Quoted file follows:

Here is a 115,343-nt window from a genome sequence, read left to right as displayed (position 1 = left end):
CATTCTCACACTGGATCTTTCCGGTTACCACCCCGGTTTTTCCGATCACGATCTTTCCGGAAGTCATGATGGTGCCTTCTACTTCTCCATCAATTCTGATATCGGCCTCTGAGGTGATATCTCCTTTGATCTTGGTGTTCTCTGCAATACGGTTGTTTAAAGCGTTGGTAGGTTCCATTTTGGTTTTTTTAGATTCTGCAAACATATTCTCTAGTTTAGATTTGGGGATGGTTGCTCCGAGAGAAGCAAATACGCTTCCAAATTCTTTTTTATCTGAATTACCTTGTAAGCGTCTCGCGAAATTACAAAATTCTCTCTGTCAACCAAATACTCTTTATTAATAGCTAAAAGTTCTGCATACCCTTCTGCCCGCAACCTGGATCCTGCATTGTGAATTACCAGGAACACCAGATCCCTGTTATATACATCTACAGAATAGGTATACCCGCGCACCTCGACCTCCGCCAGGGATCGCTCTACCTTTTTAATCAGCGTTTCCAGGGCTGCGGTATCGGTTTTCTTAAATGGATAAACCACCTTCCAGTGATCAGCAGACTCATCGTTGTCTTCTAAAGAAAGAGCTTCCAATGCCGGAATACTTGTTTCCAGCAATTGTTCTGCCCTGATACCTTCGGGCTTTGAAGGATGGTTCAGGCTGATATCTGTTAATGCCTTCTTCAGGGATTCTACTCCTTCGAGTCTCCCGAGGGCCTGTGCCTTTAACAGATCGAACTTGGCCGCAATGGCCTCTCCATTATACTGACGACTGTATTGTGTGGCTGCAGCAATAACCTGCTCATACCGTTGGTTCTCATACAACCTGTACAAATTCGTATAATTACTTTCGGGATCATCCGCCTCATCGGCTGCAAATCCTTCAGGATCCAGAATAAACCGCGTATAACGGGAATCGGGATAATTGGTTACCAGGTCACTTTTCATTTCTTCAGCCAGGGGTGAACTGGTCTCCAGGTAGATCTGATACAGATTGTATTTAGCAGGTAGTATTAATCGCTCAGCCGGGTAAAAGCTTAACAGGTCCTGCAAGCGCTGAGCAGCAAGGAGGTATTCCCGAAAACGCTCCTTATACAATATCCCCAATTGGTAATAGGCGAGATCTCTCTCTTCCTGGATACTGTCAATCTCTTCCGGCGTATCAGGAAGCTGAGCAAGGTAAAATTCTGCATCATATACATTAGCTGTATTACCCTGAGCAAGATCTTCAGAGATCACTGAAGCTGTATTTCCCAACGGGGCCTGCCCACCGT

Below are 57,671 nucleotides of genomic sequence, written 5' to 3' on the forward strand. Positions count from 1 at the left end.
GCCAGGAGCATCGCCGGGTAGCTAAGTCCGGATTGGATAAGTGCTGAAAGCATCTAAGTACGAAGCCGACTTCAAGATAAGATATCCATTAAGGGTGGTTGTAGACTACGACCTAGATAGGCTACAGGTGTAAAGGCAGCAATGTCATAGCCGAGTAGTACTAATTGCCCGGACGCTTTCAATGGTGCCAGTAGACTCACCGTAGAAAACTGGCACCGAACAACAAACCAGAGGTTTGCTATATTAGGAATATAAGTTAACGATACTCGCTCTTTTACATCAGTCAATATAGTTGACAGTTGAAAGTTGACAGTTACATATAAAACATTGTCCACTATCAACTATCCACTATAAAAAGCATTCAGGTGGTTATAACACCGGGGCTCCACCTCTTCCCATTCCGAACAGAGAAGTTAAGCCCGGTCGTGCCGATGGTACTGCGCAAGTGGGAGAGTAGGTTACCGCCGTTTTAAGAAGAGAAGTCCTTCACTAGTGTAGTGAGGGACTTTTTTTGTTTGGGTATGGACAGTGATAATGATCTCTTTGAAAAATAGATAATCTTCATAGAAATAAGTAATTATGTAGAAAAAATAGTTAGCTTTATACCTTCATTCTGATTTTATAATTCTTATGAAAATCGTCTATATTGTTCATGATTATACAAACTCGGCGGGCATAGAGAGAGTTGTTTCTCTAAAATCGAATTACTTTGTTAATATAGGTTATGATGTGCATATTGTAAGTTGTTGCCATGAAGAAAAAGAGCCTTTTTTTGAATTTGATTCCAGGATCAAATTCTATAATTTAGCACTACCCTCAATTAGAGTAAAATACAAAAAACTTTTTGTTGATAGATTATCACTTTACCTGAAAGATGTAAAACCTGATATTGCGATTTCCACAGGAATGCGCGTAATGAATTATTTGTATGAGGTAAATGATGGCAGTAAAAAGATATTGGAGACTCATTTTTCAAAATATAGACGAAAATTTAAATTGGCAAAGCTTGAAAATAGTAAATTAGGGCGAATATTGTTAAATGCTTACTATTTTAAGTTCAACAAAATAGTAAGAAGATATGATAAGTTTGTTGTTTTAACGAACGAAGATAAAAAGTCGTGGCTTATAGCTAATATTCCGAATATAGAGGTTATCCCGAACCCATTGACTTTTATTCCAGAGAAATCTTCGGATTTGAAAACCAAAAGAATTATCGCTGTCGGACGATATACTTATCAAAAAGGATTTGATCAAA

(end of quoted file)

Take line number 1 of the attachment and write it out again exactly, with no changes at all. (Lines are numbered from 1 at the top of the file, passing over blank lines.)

Here is a 115,343-nt window from a genome sequence, read left to right as displayed (position 1 = left end):